As a descriptor for food, it’s meaningless and manipulative. As a diet goal, it’s straight-up dangerous.
The first time I remember encountering a food product called “skinny” was at Starbucks, probably a decade ago (yikes). I found out that you could order any drink “skinny” and you’d get fat-free milk, sugar-free syrup, the whole nine yards. I thought it was the coolest, hippest thing ever and knew it was a club I wanted to be in. Skinny vanilla lattes quickly became My Thing. ~*~only 90 cals, y’all~*~
Older and wiser, I see how misguided that was. Milk fat is not an enemy. Sugar-free syrup IS my enemy. It tricks my tastebuds into thinking that this is how sweet things taste. It’s not. It was made in a laboratory and is astronomically sweeter than real sugar, and instead of giving me a satisfying hit of sweetness, it only made me crave more more more more.
How did it take me so long to realized that “skinny” foods are not good for me? Because the diet industry is filled with brilliant marketers who have convinced generations before us that they can show us the way to effortless thinness. Doesn’t matter if thinness isn’t written on your DNA. This skinny latte is gonna get you there. The skinnier the better.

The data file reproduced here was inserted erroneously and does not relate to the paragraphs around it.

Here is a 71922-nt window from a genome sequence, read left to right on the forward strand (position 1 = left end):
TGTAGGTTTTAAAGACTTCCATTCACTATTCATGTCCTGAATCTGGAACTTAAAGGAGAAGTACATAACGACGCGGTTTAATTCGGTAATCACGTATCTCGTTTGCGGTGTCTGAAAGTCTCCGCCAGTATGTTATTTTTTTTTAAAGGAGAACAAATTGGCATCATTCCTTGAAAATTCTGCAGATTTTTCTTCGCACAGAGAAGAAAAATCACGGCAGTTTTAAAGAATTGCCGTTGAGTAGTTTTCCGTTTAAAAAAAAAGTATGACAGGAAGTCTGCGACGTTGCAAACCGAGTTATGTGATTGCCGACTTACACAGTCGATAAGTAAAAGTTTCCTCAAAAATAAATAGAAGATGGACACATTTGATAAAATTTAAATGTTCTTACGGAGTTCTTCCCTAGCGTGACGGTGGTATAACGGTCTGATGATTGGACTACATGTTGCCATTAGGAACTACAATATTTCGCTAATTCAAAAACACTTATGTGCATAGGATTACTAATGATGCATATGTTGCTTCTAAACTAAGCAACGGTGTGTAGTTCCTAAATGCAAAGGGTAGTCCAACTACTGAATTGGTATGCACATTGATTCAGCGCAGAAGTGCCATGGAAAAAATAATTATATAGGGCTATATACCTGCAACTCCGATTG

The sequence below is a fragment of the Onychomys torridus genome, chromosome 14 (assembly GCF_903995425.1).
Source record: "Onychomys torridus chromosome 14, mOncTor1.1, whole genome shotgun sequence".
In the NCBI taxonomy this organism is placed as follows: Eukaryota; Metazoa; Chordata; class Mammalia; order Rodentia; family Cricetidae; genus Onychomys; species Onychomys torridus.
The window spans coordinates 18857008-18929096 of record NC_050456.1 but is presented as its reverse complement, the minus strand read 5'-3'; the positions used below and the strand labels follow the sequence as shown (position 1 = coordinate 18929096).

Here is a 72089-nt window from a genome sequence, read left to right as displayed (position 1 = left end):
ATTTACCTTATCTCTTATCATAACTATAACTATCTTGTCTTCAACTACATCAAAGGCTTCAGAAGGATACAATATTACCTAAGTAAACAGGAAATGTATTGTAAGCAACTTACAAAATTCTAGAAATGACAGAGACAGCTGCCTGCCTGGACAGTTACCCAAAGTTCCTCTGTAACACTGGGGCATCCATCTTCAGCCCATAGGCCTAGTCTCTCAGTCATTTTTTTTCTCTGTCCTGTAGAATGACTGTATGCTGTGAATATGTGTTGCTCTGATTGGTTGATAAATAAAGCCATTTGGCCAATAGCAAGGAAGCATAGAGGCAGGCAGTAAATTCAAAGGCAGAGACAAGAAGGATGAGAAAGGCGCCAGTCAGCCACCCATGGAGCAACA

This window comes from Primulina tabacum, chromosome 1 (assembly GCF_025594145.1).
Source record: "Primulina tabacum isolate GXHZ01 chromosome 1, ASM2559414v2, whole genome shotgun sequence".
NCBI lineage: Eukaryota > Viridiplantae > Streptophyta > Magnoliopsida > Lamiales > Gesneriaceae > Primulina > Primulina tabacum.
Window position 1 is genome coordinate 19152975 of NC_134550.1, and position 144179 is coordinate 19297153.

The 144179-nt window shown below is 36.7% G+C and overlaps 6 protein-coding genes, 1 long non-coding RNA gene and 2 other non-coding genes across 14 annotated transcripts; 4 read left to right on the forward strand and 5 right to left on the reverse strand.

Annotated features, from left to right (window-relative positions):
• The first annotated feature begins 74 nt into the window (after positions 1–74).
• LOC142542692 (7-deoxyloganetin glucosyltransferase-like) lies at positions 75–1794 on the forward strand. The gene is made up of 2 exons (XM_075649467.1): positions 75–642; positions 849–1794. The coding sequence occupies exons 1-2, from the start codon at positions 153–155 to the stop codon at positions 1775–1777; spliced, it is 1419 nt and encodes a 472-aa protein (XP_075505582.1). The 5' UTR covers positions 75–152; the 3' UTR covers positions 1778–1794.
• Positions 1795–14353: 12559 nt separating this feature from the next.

What does skinny even mean? Nothing, really. “Skinny” foods and recipes are an insufficient shortcut to eating healthfully. There’s a false security to just blindly picking up on things that are labeled “skinny.” You don’t learn anything about nourishing yourself, or which fats are better for your body, or listening your body’s unique needs and wants.
It all builds on the glamorization of “skinny.” In college, my friends all knew that there was no greater compliment than “omg so skinnyyy.” Of course it’s just a word, a synonym of thin, but connotatively, it’s so much more: the opposite of skinny is fat. Anyone with body issues knows that. You’re either skinny, or you’re fat. It’s a binary view of the body, and it’s a very, very slippery slope.
I’m delighted by the (very deserved) blowback skinny has gotten in recent years (e.g. “strong is the new skinny”/“healthy is the new skinny”), and may it continue apace until this pointless term fades into distant memory. We deserve better.